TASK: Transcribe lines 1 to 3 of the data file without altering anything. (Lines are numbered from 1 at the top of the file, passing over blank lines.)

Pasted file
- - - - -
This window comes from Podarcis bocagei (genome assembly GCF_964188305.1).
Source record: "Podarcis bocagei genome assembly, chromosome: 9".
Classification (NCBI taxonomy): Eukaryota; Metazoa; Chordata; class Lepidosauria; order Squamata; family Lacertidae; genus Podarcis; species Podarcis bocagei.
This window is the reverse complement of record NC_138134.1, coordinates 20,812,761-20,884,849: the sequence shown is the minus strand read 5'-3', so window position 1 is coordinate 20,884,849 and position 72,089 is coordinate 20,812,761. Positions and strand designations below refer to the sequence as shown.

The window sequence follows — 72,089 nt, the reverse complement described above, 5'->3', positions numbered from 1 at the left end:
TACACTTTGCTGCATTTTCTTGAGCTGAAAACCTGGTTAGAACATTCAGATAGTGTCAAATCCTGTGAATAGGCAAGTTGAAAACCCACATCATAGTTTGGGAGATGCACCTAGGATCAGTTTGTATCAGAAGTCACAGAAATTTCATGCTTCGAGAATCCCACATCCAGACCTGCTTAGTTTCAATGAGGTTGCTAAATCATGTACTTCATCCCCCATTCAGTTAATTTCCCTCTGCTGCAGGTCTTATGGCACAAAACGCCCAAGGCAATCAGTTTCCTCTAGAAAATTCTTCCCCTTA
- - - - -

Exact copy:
This window comes from Podarcis bocagei (genome assembly GCF_964188305.1).
Source record: "Podarcis bocagei genome assembly, chromosome: 9".
Classification (NCBI taxonomy): Eukaryota; Metazoa; Chordata; class Lepidosauria; order Squamata; family Lacertidae; genus Podarcis; species Podarcis bocagei.